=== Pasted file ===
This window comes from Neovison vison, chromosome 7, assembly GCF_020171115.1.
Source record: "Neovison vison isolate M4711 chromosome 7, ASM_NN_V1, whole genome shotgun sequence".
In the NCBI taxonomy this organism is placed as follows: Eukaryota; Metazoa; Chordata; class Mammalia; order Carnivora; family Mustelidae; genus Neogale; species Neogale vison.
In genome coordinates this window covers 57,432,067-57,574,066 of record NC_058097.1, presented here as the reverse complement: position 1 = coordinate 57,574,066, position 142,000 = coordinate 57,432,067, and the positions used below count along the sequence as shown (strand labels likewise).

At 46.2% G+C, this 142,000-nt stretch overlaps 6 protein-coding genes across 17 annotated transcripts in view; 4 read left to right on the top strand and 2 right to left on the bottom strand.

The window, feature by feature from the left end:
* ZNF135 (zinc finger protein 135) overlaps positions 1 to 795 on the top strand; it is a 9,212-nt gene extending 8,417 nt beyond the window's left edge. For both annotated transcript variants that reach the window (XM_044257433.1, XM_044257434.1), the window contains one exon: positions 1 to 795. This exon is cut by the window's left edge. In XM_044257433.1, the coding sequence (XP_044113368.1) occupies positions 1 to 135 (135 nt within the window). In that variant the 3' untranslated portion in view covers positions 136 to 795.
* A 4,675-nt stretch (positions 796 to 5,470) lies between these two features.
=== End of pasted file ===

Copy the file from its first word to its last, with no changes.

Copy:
This window comes from Neovison vison, chromosome 7, assembly GCF_020171115.1.
Source record: "Neovison vison isolate M4711 chromosome 7, ASM_NN_V1, whole genome shotgun sequence".
In the NCBI taxonomy this organism is placed as follows: Eukaryota; Metazoa; Chordata; class Mammalia; order Carnivora; family Mustelidae; genus Neogale; species Neogale vison.
In genome coordinates this window covers 57,432,067-57,574,066 of record NC_058097.1, presented here as the reverse complement: position 1 = coordinate 57,574,066, position 142,000 = coordinate 57,432,067, and the positions used below count along the sequence as shown (strand labels likewise).

At 46.2% G+C, this 142,000-nt stretch overlaps 6 protein-coding genes across 17 annotated transcripts in view; 4 read left to right on the top strand and 2 right to left on the bottom strand.

The window, feature by feature from the left end:
* ZNF135 (zinc finger protein 135) overlaps positions 1 to 795 on the top strand; it is a 9,212-nt gene extending 8,417 nt beyond the window's left edge. For both annotated transcript variants that reach the window (XM_044257433.1, XM_044257434.1), the window contains one exon: positions 1 to 795. This exon is cut by the window's left edge. In XM_044257433.1, the coding sequence (XP_044113368.1) occupies positions 1 to 135 (135 nt within the window). In that variant the 3' untranslated portion in view covers positions 136 to 795.
* A 4,675-nt stretch (positions 796 to 5,470) lies between these two features.